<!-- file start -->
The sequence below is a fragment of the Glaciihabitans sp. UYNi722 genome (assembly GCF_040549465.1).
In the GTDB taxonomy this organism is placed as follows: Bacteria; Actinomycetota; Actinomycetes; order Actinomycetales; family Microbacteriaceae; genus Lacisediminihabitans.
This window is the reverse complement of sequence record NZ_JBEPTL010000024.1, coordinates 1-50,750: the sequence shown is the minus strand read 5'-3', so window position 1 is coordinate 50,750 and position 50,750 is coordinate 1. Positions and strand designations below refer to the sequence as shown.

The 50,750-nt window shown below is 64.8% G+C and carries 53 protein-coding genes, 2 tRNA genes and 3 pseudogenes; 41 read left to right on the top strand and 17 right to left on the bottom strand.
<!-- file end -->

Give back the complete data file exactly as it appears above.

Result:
The sequence below is a fragment of the Glaciihabitans sp. UYNi722 genome (assembly GCF_040549465.1).
In the GTDB taxonomy this organism is placed as follows: Bacteria; Actinomycetota; Actinomycetes; order Actinomycetales; family Microbacteriaceae; genus Lacisediminihabitans.
This window is the reverse complement of sequence record NZ_JBEPTL010000024.1, coordinates 1-50,750: the sequence shown is the minus strand read 5'-3', so window position 1 is coordinate 50,750 and position 50,750 is coordinate 1. Positions and strand designations below refer to the sequence as shown.

The 50,750-nt window shown below is 64.8% G+C and carries 53 protein-coding genes, 2 tRNA genes and 3 pseudogenes; 41 read left to right on the top strand and 17 right to left on the bottom strand.